Florida State, Bowden could win first championship

YEAR OF THE SEMINOLE?

September 04, 1993|By Knight-Ridder News Service

The sign, certain to be held aloft by mocking Miami Hurricanes fans, once again will be waved in front of the faces of those cursed Florida State Seminoles when these two most bitter of rivals go at it on Oct. 9 in Tallahassee.

The sign reads, "WIDE RIGHT . . . The gift that keeps on giving."

Cute. But after this season, it will no longer be a sign of the times.

The Seminoles won't lose to Miami because of a field goal or PAT that sails wide right, as they have in two of the past three years. They won't lose to anyone. Not to Notre Dame in South Bend, Ind. Not to Florida in Gainesville. Not to any of their Atlantic Coast Conference rivals.

And when Bobby Bowden is hoisted onto the shoulders of his players after winning another New Year's Day bowl game, his coaching life will be complete. Justice will be served. After finishing No. 2, No. 3, No. 3, No. 4, No. 4 and No. 2 in The Associated Press poll the past six years, Bowden will have the one thing left to his glorious but frustrating coaching career, a national championship.

A word to the wise, though: Just don't bet on it.

Here's how the top 10 will look at the end of the 1993 college football season:

* 1. Florida State: Quarterback Charlie Ward, who got off to a superb start in last Saturday's 42-0 win over Kansas, will be the most exhilarating, most creative player in the game this year. And perhaps the Heisman Trophy winner, too.

A new rule moving the hash marks 2 yards closer to the center of the field will make Ward an even more dangerous runner. Tamarick Vanover, a sophomore wide receiver, will catch most of Ward's touchdown passes.

To take care of that "wide right" business, Bowden beat Notre Dame for Scott Bentley, a kicker who drilled seven field goals 50 yards or longer in high school.

* 2. Michigan: Elvis has left the building, and no one in Ann Arbor is upset. Todd Collins showed last season he's capable of easing the loss of quarterback Elvis Grbac. All Collins did when he filled in for an injured Grbac was set the school's single-game passing record for completions (29) and tie the record for touchdowns (four) in a game. His job will be made easier with a potentially devastating running game led by Tyrone Wheatley, and receiver Derrick Alexander.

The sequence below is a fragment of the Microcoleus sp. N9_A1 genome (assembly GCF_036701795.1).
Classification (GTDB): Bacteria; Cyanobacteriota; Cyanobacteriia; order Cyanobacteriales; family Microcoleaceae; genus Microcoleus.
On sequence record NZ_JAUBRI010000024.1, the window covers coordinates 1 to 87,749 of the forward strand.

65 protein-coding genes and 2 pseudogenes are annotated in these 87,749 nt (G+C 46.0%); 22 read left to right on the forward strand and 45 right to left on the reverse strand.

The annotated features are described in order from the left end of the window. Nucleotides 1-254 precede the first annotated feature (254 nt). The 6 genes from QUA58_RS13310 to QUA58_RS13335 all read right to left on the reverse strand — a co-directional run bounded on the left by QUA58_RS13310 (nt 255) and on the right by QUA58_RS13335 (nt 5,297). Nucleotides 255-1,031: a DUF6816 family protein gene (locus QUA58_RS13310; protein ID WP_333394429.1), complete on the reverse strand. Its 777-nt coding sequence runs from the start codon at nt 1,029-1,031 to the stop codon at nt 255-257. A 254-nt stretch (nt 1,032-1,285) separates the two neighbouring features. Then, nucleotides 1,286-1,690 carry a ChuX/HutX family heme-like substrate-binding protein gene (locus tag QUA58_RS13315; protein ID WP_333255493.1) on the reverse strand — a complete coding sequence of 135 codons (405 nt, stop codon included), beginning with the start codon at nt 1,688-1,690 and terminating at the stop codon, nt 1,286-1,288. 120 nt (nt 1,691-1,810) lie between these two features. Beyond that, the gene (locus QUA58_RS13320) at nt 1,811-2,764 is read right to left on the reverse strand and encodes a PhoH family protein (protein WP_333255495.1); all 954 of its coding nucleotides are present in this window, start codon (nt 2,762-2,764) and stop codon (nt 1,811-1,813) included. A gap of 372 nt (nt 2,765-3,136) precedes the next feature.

The Wolverines have a rugged schedule, but seven of their games are at home, including Notre Dame, Iowa and Ohio State.

* 3. Florida: Coach Steve Spurrier's sideline histrionics aside, he knows how to develop quarterbacks. So newcomer Terry Dean should be just fine, especially with Errict Rhett to hand the ball to and an experienced corps of receivers to catch it. The Gators defense, led by linebacker Ed Robinson, was a bit soft last season. It should be tougher and more talented this time around.

Florida will knock off defending national champion Alabama in the Southeastern Conference championship game and go to the Sugar Bowl, setting off a bowl alliance debate. Bowden will say no to a rematch with Florida in the Sugar Bowl, then go beat up the Big Eight champ in the Orange Bowl.

* 4. Miami, Fla.: The demise of the Hurricanes has been widely predicted. Mostly, they're picked to finish second in the Big East and fall well short of winning their fifth national title since 1983.

The Hurricanes will play Syracuse in the Orange Bowl, where Miami has won 51 straight. They will succeed because of the nation's best defensive line (Darren Krein, Kevin Patrick, Warren Sapp).

* 5. Arizona: The Wildcats to the Rose Bowl? Believe it. All they have to do is learn how to score points and the Pacific Ten crown will be theirs. Last year, Arizona was the country's best 6-4-1 team, allowing a mere 98 points.

Most of that defense is back, with nose tackle Rob Waldrop perhaps the best in the nation. Defending conference champ Washington is on probation, Stanford lost too much on defense, and Southern Cal and UCLA are a notch below the Wildcats in the Pac-10.

* 6. Alabama: It may be a long while before the country sees the kind of tenacious, swarming defense that propelled the Crimson Tide to last year's 12-0, national championship season, which reached a crescendo in the 34-13 blowout of Miami in the Sugar Bowl. That defense will come down a bit with the loss of defensive ends John Copeland and Eric Curry.

* 7. Texas A&M: The Aggies have a great chance of going into the Cotton Bowl undefeated, mostly because the Southwest Conference remains one of the country's weakest.

* 8. Notre Dame: Lou Holtz is poor-mouthing his team like never before, which is no easy accomplishment. All that means is the Irish won't be nearly as bad as Holtz wants us to believe. Yet they won't be nearly as good as their ubiquitous fans expect them to be.

The Irish lost six players to the NFL draft, but they're never bereft of talent. A better-than-usual defense will keep them in games. The Irish have been hurt at quarterback. Highly touted freshman Ron Powlus of Berwick suffered a broken clavicle last week and may be out for the season. Can senior Kevin McDougal or junior Paul Failla ease the loss of Rick Mirer?

* 9. Syracuse: The schedule is set up nicely for this immensely talented team. Ball State, East Carolina and Cincinnati are three of the four teams the Orangemen play outside the Big East. An early trip to Texas will be dangerous, and Syracuse might fall flat in one of its four games after Miami. Quarterback Marvin Graves is a legitimate Heisman Trophy challenger, and nose tackle Kevin Mitchell is among the nation's best.

* 10. Penn State: The Nittany Lions return to the top 10 after fading badly last season.

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